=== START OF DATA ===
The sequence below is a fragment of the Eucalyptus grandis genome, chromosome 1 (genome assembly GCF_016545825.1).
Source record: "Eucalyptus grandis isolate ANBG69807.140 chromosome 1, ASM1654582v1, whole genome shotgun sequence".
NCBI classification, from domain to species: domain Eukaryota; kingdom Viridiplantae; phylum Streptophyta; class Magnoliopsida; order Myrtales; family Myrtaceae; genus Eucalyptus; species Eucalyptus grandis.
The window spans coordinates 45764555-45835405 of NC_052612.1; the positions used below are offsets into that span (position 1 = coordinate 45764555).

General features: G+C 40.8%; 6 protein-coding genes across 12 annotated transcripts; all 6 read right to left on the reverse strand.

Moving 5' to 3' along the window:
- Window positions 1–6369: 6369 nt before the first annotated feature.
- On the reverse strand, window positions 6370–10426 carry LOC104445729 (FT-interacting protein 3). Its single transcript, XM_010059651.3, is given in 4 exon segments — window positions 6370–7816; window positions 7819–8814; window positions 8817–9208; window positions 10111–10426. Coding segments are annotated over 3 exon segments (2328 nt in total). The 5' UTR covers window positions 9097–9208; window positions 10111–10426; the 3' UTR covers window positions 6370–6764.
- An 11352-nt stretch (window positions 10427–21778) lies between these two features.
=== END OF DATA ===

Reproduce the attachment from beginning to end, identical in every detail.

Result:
The sequence below is a fragment of the Eucalyptus grandis genome, chromosome 1 (genome assembly GCF_016545825.1).
Source record: "Eucalyptus grandis isolate ANBG69807.140 chromosome 1, ASM1654582v1, whole genome shotgun sequence".
NCBI classification, from domain to species: domain Eukaryota; kingdom Viridiplantae; phylum Streptophyta; class Magnoliopsida; order Myrtales; family Myrtaceae; genus Eucalyptus; species Eucalyptus grandis.
The window spans coordinates 45764555-45835405 of NC_052612.1; the positions used below are offsets into that span (position 1 = coordinate 45764555).

General features: G+C 40.8%; 6 protein-coding genes across 12 annotated transcripts; all 6 read right to left on the reverse strand.

Moving 5' to 3' along the window:
- Window positions 1–6369: 6369 nt before the first annotated feature.
- On the reverse strand, window positions 6370–10426 carry LOC104445729 (FT-interacting protein 3). Its single transcript, XM_010059651.3, is given in 4 exon segments — window positions 6370–7816; window positions 7819–8814; window positions 8817–9208; window positions 10111–10426. Coding segments are annotated over 3 exon segments (2328 nt in total). The 5' UTR covers window positions 9097–9208; window positions 10111–10426; the 3' UTR covers window positions 6370–6764.
- An 11352-nt stretch (window positions 10427–21778) lies between these two features.